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Let $(X,\mathcal{G})$ and $(Y,\mathcal{H})$ be measure spaces, and $f:X\times Y\rightarrow \mathbb{R}$ be measurable with respect to the product measure space $(X\times Y,\sigma(\mathcal{G}\times\mathcal{H}))$.

Show that $x\mapsto f(x,y)$ is a Borel measurable function.

Any help is greatly needed

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  • $\begingroup$ Could you show us what you have attempted so far? $\endgroup$ – Lost in a Maze May 5 '15 at 15:21
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    $\begingroup$ One idea was to try bootstrapping as $1_{A\times B}=1_A.1_B$ but that seems not to work and too much brute force. Another idea is consider it as a composition of maps, so for a fixed $y$, $x\mapsto (x,y)\mapsto f(x,y)$, but I am not sure why $x\mapsto (x,y)$ is measurable, and it seems to be the same question I am trying to show. I am also confused as what is the pre-image relation for the map $x\mapsto f(x,y)$ as I don't think it is $f^(-1)$ as that would send it to $X\times Y$ and not just $X$ Are any of these right. Can you clear things up for me? Thanks $\endgroup$ – Edwyn May 5 '15 at 18:29
  • $\begingroup$ @Edwyn: Yes, it is easy enough to show that the map $x \mapsto (x,y)$ is measurable for any fixed $y$, because each of the component functions are measurable. $\endgroup$ – Shalop May 6 '15 at 3:31
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Fix $y_0\in Y$ and let $g(x)=f(x,y_0)$. To show that $g$ is measurable, it suffices to show that if $a<b$, then $g^{-1}(a,b)\in\mathcal G$. We have $$ g^{-1}(a,b) = \{x\in X: a<g(x)<b\} = \{x\in X: a<f(x,y_0)<b\}.$$ Since $f$ is $\sigma(\mathcal G\times\mathcal H)$-measurable, we know that $$ f^{-1}(a,b) = \{(x,y)\in X\times Y : a<f(x,y)<b\}\in\sigma(\mathcal G\times\mathcal H).$$ Recall that if $(W,\mathcal M)$ and $(Z,\mathcal N)$ are measure spaces and $E\in\sigma(\mathcal M\times\mathcal N)$, then for any $w\in W$, $$E_w = \{z\in Z: (w,z)\in E\}\in\mathcal N$$ and for any $z\in Z$, $$E^z = \{w\in W: (w,z)\in E\}\in\mathcal M.$$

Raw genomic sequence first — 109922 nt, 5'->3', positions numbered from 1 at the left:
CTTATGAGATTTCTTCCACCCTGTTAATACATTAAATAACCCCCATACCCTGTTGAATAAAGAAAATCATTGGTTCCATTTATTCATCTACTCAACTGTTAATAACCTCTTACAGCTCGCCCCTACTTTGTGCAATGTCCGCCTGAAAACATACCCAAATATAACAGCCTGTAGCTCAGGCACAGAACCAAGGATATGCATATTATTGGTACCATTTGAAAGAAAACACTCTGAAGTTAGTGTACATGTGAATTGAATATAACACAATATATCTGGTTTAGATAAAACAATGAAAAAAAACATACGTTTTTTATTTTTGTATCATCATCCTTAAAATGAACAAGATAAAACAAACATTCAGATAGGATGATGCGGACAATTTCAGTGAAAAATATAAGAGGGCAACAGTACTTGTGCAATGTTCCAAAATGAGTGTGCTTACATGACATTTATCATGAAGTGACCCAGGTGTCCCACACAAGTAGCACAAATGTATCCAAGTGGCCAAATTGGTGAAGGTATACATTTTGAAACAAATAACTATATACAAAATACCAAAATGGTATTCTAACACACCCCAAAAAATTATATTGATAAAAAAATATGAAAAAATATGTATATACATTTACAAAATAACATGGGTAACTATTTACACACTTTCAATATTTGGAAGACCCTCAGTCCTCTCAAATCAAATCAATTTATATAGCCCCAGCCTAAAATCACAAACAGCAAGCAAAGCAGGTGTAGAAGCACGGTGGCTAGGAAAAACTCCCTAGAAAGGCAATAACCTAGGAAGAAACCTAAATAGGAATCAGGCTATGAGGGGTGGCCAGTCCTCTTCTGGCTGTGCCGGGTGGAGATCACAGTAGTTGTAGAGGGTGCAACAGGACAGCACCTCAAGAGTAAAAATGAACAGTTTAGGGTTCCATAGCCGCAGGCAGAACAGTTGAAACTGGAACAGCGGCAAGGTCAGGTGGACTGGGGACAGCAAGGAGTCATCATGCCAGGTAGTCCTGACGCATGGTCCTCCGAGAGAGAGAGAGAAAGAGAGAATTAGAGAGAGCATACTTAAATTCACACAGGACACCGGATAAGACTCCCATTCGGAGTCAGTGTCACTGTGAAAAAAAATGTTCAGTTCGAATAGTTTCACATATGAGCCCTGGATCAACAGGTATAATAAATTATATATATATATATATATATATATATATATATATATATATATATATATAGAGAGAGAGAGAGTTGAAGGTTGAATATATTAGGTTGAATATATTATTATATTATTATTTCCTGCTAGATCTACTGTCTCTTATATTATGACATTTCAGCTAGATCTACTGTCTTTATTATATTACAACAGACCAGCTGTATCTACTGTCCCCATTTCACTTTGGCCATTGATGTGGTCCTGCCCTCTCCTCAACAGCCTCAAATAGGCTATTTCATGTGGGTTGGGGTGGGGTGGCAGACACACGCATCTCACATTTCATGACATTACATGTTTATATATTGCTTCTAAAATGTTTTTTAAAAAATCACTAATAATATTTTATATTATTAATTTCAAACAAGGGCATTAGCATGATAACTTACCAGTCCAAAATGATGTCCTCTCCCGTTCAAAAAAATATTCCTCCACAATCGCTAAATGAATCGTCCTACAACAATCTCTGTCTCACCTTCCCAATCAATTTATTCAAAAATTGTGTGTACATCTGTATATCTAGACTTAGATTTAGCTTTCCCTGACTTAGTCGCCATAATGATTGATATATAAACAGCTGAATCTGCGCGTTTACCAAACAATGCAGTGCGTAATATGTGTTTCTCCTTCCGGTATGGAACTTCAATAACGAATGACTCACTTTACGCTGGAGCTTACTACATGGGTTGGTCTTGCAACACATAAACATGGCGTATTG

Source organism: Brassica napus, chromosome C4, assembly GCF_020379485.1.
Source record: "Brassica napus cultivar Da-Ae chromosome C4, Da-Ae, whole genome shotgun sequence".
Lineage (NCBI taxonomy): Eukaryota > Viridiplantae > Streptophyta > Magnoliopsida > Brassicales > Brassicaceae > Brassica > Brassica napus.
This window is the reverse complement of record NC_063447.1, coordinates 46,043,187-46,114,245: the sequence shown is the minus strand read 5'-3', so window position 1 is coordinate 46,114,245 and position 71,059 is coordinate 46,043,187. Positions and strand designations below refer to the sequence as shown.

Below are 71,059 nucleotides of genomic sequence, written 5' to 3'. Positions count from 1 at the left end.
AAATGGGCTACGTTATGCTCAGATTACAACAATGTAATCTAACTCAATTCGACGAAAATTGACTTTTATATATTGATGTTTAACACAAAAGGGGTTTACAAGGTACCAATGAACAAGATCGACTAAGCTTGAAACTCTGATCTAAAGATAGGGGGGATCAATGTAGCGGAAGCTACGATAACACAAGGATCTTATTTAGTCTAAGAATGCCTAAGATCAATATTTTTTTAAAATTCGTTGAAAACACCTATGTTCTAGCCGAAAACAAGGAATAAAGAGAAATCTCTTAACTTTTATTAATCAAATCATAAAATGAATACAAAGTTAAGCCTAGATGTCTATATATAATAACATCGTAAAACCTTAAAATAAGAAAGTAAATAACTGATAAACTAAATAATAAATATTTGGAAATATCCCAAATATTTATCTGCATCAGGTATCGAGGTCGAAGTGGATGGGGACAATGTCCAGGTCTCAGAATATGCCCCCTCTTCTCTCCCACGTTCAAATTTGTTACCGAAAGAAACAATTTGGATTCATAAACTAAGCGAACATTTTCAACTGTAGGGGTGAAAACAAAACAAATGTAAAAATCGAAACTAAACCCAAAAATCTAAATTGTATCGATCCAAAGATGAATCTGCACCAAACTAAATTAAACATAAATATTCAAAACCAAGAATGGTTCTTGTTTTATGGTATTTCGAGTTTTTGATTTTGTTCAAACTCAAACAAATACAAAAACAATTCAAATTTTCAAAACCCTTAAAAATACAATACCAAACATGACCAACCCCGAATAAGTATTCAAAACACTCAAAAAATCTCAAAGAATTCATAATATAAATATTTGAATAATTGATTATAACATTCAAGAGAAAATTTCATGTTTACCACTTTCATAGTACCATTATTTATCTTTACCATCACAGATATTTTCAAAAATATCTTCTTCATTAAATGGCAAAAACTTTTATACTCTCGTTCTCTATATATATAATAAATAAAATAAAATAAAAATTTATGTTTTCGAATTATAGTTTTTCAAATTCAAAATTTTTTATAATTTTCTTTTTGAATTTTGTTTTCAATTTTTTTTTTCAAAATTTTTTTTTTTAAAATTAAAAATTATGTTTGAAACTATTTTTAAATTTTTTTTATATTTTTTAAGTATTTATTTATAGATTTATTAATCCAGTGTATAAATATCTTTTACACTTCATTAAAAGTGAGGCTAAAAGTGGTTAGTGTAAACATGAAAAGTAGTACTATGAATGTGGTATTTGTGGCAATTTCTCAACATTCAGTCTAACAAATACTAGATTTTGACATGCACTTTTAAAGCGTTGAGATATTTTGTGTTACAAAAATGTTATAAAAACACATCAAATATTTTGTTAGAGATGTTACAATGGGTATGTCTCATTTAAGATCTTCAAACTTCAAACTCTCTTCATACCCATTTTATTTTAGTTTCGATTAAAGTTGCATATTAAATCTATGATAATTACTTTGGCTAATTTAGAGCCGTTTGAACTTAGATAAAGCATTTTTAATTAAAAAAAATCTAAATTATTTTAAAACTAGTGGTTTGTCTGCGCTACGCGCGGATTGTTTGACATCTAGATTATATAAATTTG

It follows that $$ g^{-1}(a,b) = f^{-1}(a,b)^{y_0} = \{x\in X:(x,y_0)\in f^{-1}(a,b)\}\in\mathcal G.$$

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  • $\begingroup$ Thanks, but I don't see why the last line is true. What is a generic element of $\sigma(\mathcal{G}\times\mathcal{H})$ I think that's were my confusion lies as $\mathcal{G}\times\mathcal{H}$ is not necessarily $\sigma(\mathcal{G}\times\mathcal{H})$. Thanks again and would really appreciate if you can explain further. $\endgroup$ – Edwyn May 5 '15 at 19:30
  • $\begingroup$ Thanks again but I am a bit slow today so if you don't mind can you please show me why $E_w\in\mathcal{N}$ $\endgroup$ – Edwyn May 5 '15 at 19:49
  • $\begingroup$ This is a standard result in product measures - see here for a proof: math.ucdavis.edu/~hunter/measure_theory/measure_notes_ch5.pdf $\endgroup$ – Math1000 May 5 '15 at 19:53
  • $\begingroup$ Thanks I really appreciate it $\endgroup$ – Edwyn May 5 '15 at 20:01

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